You are probably familiar with sending email using PL/SQL; there's the UTL_SMTP package, the APEX_MAIL package, and various other utilities that do this.
But what about reading email using PL/SQL? You need to investigate the POP and IMAP protocols. A quick search on Google turns up some sample code and even a feature-rich package, although the latter requires Java in the database (which I try to avoid whenever possible, and which is not available in Oracle XE in any case).
Approaching this from a different angle, a lot of companies use Microsoft Exchange as their mail server. Exchange has (since at least Exchange 2007) a robust set of web services that expose its features:
Exchange Web Services (EWS) provides the functionality to enable client applications to communicate with the Exchange server. EWS provides access to much of the same data that is made available through Microsoft Office Outlook. EWS clients can integrate Outlook data into Line-of-Business (LOB) applications. SOAP provides the messaging framework for messages sent between the client application and the Exchange server. The SOAP messages are sent by HTTP.
This figure from Microsoft shows the steps involved in calling the web service:
So it's basically SOAP (XML) over HTTP. We can easily do that in PL/SQL!
Use CasesOf course, you can use Exchange Web Services for lots of things besides just reading your email, for example:
- Integration with other systems via email messages (your PL/SQL program checks email periodically and processes the contents of the email and/or attachments)
- Searching email archives, combining the search results with search results from the database
- Checking availability of people for scheduling
- Adding or updating appointments and tasks
- Sending emails
- And lots more
You are welcome to add a comment below if you have more good examples of how the Oracle Database and Microsoft Exchange can work together.
PrerequisitesThe building blocks we need to work with Exchange Web Services in PL/SQL are:
- For building and parsing the SOAP messages we can use the built-in XMLTYPE data type.
- For calling the web service we can use the APEX_WEB_SERVICE package, or alternatively the FLEX_WS_API package (which is more or less the same package as that included in Apex, but the code is not wrapped, so you can study and modify it).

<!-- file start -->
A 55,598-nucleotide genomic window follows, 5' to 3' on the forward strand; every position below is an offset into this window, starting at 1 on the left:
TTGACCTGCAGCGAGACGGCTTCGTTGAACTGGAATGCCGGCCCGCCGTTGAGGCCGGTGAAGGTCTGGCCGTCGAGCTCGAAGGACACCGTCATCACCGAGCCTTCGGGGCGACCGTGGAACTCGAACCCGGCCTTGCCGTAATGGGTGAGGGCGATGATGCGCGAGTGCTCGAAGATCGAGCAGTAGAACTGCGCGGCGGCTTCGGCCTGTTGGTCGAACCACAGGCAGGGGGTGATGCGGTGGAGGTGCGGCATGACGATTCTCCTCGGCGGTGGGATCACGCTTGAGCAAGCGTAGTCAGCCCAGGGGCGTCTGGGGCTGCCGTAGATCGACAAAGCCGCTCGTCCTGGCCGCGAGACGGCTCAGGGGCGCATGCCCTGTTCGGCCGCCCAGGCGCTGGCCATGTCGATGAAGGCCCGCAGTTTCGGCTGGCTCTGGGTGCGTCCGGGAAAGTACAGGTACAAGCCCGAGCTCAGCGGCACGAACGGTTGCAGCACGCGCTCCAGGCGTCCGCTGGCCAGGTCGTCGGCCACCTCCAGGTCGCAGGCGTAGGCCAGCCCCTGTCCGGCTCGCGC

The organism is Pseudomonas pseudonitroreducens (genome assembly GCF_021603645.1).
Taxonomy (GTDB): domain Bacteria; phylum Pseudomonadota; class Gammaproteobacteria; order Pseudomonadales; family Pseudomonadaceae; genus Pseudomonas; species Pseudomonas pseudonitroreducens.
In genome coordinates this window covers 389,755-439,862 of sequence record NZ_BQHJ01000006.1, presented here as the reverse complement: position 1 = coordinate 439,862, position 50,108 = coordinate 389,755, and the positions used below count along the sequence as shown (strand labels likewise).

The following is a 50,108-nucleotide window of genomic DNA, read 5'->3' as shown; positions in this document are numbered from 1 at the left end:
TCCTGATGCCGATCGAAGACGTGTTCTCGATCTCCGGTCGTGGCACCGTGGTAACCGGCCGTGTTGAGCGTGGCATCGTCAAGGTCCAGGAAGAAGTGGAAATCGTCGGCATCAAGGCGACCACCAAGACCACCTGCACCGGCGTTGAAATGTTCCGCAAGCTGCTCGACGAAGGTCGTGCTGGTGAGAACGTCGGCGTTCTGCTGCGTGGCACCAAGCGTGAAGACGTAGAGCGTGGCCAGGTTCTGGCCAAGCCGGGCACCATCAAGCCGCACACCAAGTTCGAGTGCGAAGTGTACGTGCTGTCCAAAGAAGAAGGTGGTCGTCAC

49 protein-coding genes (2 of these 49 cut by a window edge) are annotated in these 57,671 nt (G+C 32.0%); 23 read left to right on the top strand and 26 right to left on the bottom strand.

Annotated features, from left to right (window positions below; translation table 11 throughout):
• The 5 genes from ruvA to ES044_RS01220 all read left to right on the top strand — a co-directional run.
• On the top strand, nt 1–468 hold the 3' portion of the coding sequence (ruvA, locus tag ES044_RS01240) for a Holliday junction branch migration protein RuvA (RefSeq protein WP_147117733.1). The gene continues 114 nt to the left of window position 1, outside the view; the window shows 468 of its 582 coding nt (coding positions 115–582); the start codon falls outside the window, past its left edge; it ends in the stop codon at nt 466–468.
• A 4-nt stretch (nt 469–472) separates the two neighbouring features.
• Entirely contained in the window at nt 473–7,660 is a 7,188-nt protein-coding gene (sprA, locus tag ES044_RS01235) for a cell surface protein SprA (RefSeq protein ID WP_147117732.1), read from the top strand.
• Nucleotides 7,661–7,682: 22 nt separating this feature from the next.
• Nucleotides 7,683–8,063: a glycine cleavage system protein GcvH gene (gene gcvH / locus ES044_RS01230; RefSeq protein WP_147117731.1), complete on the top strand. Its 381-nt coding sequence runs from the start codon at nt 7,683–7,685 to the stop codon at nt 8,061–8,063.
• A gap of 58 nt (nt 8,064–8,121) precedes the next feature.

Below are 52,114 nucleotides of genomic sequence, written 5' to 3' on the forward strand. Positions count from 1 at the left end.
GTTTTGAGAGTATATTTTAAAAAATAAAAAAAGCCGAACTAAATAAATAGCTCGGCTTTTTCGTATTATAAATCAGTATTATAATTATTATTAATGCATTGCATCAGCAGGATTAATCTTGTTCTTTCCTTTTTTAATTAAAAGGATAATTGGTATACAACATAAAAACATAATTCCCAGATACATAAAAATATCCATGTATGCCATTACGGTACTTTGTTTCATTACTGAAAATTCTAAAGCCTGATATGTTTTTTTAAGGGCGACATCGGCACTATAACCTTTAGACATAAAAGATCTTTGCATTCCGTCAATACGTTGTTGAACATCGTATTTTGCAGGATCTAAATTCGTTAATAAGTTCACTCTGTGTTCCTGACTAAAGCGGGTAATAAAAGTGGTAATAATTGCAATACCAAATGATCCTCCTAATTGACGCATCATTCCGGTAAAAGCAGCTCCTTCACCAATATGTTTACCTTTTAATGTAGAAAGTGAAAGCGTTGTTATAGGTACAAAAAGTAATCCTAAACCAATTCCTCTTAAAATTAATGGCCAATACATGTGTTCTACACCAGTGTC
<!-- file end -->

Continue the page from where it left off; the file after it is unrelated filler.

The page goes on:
- Your Microsoft Exchange server is very likely set up with Integrated Windows Authentication, which means we need to authenticate to the web service using NTLM. I wrote a package last year called NTLM_UTIL_PKG which allows us to do just that.
- Your Microsoft Exchange server is probably also set up with SSL security, in which case you need to set up an Oracle Wallet with the SSL certificate of the Exchange server. There is a good explanation of that here and here. (By the way, there has been some confusion as to whether you can use Oracle Wallets with Oracle XE, as the Wallet Manager is a feature of the Advanced Security Option not included in XE, but this old thread states that "only the latter [call ins (i.e client to database network encryption)] requires ASO, SSL call outs don't". Since we are doing callouts from the database to Exchange that should be okay then.)
The MS_EWS_UTIL_PKG package
Given the above building blocks, I have started implementing a PL/SQL package that offers an easy-to-use API for working with Exchange Web Services (EWS). The name, unsurprisingly, is MS_EWS_UTIL_PKG.
Currently, the quite-not-yet-ready-for-public-consumption package handles the following operations:
- Get Folder Id By Name
- Find Folders
- Find Items
- Get Item
- Get File Attachment
- Move Item
- Delete Item
Note that an "Item" in Exchange can be an email item, a calendar entry, a task, and so on. Currently, the package handles email items and calendar entries.
So here's me, checking my inbox from SQL*Plus....
Of course, if you wanted an actual inbox in your database, you could just run "create or replace view my_inbox_v as select * from table (ms_ews_util_pkg.find_items(...) )".
Or create an Interactive Report on top of it in Apex. Or create a Region Plugin for Apex that displays a mail folder. Or create an Apex calendar on top of the calendar entries.
The possibilities are many!
- Exchange Web Services Reference
- Simple example in VBScript, how to list contents of your inbox using EWS
Next StepsWhen I get this polished enough for an initial public release, I'm going to include it in the Alexandria Utility Library for PL/SQL.
Leave a comment below if you are interested in this package, and if there are any specific parts of the EWS API that you would like to see implemented (and why).